a second energy director operatively associated with the second exit and the second focusser for coherently directing at least a portion of a second signal energy beam resulting from interaction between the illuminating energy beam in the second spot and the object to the interferometer, the second signal beam being coherent with respect to the illuminating energy beam;
whereby the first and second signal beams interfere thereby producing an output signal; and
a calculator operatively associated with the interferometer to calculate from the output signal the energy path length difference between a first energy path from the energy source, through the first energy guide to the intersection of the first spot with the object via the first focusser and from the intersection of the first spot with the object to the interferometer via the first energy director and a second energy path from the energy source, through the second energy guide to the intersection of the second spot with the object via the second focusser and from the intersection of the second spot with the object to the interferometer via the second energy director.
9. The microscope of claim 8 wherein the first and second focussers are the same focusser.
10. The microscope of claim 7 or 8 wherein the first and second coherent energy guides are the same coherent energy guide and the first and second directors are the same director.
11. The microscope of claim 8 wherein the second director comprises at least one energy guide and at least one energy focusser for collecting the second signal beam the energy focusser(s) being operatively associated with the second energy guide to image the core of the second energy guide at its entrance onto the second spot whereby the numerical apertfore NA, of the second signal beam originating from the central portion of the second spot, the wavelength of the second signal beam, λ, and the average diameter, d, of the energy guiding core of the second energy guide at its entrance are related by the equation:
NA<or≈0.6λ/d.
12. The microscope of claim 7, 8 or 11 wherein the first director comprises at least one energy guide and at least one energy focusser for collecting the first signal beam said energy focusser(s) being operatively associated with said first energy guide to image the core of the first energy guide at its entrance onto the first spot whereby the numerical aperture NA of the first signal beam origination from the central portion of the first spot, the wavelength of the first signal beam, λ, and the average diameter, d, of the energy guiding core of the first energy guide at its entrance are related by the equation:
NA<or≈0.6λ/d.
13. The microscope of claim 7, 8 or 11 wherein the first and second energy directors comprise portions of the first and second energy guides.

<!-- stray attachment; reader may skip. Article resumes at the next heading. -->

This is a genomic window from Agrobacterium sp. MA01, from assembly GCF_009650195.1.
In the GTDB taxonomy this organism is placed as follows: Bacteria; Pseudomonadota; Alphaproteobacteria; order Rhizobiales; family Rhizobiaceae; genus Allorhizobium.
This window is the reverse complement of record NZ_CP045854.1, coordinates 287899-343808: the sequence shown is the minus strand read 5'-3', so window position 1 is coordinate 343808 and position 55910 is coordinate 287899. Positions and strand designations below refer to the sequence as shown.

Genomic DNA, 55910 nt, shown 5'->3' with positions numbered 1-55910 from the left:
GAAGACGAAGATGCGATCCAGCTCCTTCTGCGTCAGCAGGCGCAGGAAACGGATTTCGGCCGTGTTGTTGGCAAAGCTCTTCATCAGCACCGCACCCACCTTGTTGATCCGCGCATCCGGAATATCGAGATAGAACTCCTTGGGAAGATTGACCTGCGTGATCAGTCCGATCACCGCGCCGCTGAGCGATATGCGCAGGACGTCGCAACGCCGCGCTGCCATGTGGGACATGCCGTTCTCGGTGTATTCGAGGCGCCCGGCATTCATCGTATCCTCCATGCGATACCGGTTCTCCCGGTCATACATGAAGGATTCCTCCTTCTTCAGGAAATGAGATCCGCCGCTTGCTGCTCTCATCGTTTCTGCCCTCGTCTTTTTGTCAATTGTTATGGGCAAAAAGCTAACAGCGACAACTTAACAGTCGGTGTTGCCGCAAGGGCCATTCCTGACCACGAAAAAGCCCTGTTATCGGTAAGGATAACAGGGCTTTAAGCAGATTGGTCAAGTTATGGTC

14. The microscope of claim 7, 8 or 11 wherein the first and second exits are coupled so as to be fixed relative to one another and further comprising a scanner operatively associated with the exits to move the spot(s) relative to the object.
15. The microscope of claim 7, 8 or 11 wherein the first or second energy path includes an energy path length changer and the calculator is operatively associated with the energy path length changer to enable quadrature operation of the interferometer.
16. The microscope of claim 7, 8 or 11 wherein the microscope further comprises:
a third coherent energy guide operatively associated with the energy source;
a first energy splitter operatively associated with the third coherent energy guide and the first and second energy guides whereby coherent illuminating energy emanating from the energy source is coupled coherently into the third energy guide to guide coherently a portion of the illuminating energy to the first energy splitter wherein a portion of the energy is coupled coherently into the first energy guide and another portion of the illuminating energy is coupled coherently into the second energy guide.
17. The microscope of claim 7, 8 or 11 further comprising a scanner operatively associated with the microscope to move the spot(s) relative to the object.
18. The microscope of claim 7, 8 or 11 wherein the energy source is a source of electromagnetic radiation with a wavelength in the range of and including far UV to far IR, the energy guide(s) is a multimode optical fibre(s), single mode optical fibre(s) or coherent fibre brindle(s).
19. A microscope for measuring the difference between two light path lengths comprising:
a light source which emanates an illumination light beam having at least one wavelength in the range of far UV to far IR wherein at least a portion of the illuminating light beam is substantially coherent;